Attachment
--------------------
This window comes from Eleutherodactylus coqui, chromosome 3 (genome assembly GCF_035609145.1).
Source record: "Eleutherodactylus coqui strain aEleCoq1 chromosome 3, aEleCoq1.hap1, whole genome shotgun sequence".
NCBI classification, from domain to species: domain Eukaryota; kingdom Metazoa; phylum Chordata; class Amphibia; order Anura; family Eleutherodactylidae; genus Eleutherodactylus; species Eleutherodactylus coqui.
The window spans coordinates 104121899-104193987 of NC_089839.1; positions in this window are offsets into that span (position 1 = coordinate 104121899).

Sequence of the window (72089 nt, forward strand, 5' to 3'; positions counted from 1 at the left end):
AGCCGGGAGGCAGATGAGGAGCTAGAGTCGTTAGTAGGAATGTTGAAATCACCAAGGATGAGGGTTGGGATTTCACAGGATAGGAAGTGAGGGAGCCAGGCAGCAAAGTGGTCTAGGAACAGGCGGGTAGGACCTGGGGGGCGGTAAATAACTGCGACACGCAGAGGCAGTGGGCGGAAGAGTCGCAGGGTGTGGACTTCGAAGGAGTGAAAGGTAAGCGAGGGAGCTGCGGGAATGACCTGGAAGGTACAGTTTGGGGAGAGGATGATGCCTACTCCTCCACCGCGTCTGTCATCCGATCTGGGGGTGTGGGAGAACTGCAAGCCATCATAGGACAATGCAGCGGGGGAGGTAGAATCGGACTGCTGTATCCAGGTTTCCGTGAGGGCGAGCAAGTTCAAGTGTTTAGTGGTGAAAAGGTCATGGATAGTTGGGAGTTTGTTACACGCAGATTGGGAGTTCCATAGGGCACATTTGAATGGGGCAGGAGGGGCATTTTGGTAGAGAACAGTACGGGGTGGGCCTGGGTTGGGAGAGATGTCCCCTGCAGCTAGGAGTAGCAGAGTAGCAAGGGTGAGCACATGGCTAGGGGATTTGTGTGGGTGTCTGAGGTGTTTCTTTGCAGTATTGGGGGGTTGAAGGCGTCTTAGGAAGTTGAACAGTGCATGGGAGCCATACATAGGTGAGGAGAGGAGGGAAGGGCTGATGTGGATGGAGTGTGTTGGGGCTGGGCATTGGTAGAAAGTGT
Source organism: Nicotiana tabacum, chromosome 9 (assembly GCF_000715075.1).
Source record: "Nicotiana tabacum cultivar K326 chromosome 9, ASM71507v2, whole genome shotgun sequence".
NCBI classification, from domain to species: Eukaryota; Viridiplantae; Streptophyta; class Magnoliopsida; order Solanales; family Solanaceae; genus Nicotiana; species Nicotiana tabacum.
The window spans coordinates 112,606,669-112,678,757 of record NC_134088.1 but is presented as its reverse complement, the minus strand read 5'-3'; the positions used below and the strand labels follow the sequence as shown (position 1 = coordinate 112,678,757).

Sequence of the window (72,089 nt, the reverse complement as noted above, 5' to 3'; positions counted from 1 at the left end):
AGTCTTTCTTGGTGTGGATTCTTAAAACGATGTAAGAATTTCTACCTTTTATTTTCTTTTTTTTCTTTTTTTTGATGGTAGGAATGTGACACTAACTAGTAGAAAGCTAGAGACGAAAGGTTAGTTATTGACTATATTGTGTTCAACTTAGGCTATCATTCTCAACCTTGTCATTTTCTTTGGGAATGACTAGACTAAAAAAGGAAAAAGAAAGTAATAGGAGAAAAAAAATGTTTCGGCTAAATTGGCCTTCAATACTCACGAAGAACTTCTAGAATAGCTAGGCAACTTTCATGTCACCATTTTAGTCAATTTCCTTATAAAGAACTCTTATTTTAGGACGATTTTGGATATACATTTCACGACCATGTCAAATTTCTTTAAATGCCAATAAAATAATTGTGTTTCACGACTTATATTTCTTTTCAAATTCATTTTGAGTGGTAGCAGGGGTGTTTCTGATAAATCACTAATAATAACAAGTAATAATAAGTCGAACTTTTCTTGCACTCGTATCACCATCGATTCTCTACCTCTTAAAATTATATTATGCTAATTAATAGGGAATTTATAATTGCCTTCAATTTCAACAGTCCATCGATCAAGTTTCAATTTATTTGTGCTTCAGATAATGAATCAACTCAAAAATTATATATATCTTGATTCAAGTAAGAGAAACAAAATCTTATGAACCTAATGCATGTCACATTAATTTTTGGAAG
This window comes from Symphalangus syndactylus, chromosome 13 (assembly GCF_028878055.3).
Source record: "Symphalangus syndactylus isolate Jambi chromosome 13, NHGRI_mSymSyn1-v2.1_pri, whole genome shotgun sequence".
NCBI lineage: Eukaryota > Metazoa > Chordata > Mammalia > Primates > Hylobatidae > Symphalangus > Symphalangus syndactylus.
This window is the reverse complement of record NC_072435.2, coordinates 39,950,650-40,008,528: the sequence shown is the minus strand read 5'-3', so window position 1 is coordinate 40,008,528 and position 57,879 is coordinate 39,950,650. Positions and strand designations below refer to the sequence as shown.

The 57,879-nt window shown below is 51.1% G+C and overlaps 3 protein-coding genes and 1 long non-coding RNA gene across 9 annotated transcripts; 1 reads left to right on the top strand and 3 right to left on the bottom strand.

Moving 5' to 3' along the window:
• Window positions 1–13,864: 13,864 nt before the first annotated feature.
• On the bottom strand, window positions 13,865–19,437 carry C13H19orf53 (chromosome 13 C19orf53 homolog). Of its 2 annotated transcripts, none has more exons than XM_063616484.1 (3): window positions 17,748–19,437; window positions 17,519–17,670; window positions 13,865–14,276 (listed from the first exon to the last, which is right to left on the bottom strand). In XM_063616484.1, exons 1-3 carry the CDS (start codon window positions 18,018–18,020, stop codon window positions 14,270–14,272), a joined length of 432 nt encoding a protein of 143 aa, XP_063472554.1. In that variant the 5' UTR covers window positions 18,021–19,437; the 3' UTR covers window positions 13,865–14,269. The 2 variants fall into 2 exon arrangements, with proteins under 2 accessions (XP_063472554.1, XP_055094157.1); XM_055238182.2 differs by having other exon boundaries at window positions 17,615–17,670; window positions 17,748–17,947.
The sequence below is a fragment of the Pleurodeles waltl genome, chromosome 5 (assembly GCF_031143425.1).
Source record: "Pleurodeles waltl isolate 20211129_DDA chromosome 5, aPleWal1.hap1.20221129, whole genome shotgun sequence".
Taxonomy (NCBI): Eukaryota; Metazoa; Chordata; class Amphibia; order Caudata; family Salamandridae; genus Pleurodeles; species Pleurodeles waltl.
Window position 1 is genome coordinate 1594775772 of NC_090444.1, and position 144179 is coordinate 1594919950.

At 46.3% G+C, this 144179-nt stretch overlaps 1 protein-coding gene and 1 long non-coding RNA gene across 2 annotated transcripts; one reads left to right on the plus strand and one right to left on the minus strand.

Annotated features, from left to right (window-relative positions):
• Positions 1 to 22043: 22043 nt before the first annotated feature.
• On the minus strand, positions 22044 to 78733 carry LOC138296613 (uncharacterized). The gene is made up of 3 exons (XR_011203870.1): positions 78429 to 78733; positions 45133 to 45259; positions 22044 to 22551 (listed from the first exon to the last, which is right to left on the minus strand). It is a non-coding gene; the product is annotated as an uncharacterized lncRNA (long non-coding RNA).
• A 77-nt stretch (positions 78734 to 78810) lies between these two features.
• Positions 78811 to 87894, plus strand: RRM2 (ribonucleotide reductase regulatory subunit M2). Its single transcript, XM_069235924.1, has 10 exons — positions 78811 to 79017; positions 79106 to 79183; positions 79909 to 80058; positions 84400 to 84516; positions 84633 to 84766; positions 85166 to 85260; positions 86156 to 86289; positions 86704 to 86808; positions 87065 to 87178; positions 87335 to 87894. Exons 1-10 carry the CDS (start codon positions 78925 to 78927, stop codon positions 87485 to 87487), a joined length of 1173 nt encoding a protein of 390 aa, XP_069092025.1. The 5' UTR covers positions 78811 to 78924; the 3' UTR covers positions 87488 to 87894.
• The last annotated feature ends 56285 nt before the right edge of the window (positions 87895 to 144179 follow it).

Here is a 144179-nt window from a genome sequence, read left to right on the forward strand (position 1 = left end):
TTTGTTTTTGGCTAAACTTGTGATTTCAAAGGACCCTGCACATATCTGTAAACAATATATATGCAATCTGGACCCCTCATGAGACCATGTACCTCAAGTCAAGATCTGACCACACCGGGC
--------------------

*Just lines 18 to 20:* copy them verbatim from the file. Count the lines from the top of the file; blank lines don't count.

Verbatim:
Moving 5' to 3' along the window:
• Window positions 1–13,864: 13,864 nt before the first annotated feature.
• On the bottom strand, window positions 13,865–19,437 carry C13H19orf53 (chromosome 13 C19orf53 homolog). Of its 2 annotated transcripts, none has more exons than XM_063616484.1 (3): window positions 17,748–19,437; window positions 17,519–17,670; window positions 13,865–14,276 (listed from the first exon to the last, which is right to left on the bottom strand). In XM_063616484.1, exons 1-3 carry the CDS (start codon window positions 18,018–18,020, stop codon window positions 14,270–14,272), a joined length of 432 nt encoding a protein of 143 aa, XP_063472554.1. In that variant the 5' UTR covers window positions 18,021–19,437; the 3' UTR covers window positions 13,865–14,269. The 2 variants fall into 2 exon arrangements, with proteins under 2 accessions (XP_063472554.1, XP_055094157.1); XM_055238182.2 differs by having other exon boundaries at window positions 17,615–17,670; window positions 17,748–17,947.